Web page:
Seemingly overnight Silverman’s new product became a big kosher success story, with stories in The New York Times, on National Public Radio and even in the Atlanta Jewish Times.
The Streit’s plant, where Matzolah was manufactured, was just one of many certified by the Orthodox Union, which OKs more than a million food chemicals and products as kosher. Its kosher supervisors, or mashgiachs, work in 8,500 plants in more than 100 countries.
China, for example, produces many of the chemicals and additives that go into food with the kosher symbol. More than half of the food products shipped to the U.S. from factories in China are kosher, according to online reports.
When a kosher symbol is affixed to a finished product, whether in cans, bottles or cardboard boxes, like the ones for Matzolah, all the raw materials, including the many flavoring ingredients, must be certified as kosher as well.
“Food production has been globalized. A can of kosher chicken soup might have 23 ingredients made around the world which need kosher supervision,” according to Sue Fishkoff, who wrote “Kosher Nation: Why More and More of America’s Food Answers to a Higher Authority,” a fascinating study of the kosher food industry.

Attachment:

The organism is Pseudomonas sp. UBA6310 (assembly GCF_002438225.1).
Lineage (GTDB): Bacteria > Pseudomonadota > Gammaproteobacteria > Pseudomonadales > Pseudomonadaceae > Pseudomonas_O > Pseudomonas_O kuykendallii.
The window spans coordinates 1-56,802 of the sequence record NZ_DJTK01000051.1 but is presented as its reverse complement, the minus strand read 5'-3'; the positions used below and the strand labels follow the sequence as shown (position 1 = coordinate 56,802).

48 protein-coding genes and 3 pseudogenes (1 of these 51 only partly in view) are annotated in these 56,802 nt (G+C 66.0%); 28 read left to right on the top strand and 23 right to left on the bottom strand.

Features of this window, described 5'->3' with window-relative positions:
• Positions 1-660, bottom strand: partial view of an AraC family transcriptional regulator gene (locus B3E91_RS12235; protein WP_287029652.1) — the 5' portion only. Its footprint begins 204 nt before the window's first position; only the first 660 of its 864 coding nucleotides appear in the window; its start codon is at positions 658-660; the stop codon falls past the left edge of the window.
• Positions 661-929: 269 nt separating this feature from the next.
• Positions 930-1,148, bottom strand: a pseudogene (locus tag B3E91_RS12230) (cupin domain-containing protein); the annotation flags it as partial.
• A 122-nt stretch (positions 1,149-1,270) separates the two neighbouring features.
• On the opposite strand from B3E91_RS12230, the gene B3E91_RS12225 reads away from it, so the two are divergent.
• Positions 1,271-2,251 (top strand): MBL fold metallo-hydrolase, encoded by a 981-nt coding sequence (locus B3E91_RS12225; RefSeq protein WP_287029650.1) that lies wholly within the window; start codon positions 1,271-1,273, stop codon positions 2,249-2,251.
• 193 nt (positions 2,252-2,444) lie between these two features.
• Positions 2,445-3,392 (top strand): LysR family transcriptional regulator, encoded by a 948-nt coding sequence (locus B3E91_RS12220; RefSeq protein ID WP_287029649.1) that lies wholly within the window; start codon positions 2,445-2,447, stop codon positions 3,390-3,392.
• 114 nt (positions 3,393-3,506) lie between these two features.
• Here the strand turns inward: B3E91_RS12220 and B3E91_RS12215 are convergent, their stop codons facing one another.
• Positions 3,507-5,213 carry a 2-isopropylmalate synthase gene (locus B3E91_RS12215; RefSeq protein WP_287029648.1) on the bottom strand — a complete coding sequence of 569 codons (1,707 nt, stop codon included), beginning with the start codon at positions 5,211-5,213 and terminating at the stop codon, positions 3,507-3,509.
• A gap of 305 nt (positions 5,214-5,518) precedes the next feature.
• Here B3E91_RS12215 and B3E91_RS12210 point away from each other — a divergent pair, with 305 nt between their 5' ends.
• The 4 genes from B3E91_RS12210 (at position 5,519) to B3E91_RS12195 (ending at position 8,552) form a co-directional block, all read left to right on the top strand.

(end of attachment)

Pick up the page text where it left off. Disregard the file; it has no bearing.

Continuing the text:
For a product like Matzolah, certified kosher for Passover, all the ingredients had to be kosher for Passover use too. That pushed up the price of everything that went into the product, Silverman said.
“We used maple syrup, for example, but we had to find a maple syrup that would be approved as kosher for Passover, and vanilla extract. Vanilla extract is extremely expensive and it’s a difficult product. But once again the companies that do kosher for Passover vanilla only do their runs once a year because you have to totally clean all your equipment and it has to be supervised for the whole time of that run.”
In a processing plant like the one that International Flavors & Fragrances runs in New Jersey for the food industry, more than 18,000 products that are used there must be certified as kosher.
Kosher certification keeps a small army of kosher religious technicians gainfully employed. At the same time, it has provided most of the budget the Orthodox Union uses to run its programs for children, adults and the many congregations in the movement.
The extra cost of certification can pay off for many large food processors that stock the shelves of the nation’s supermarkets.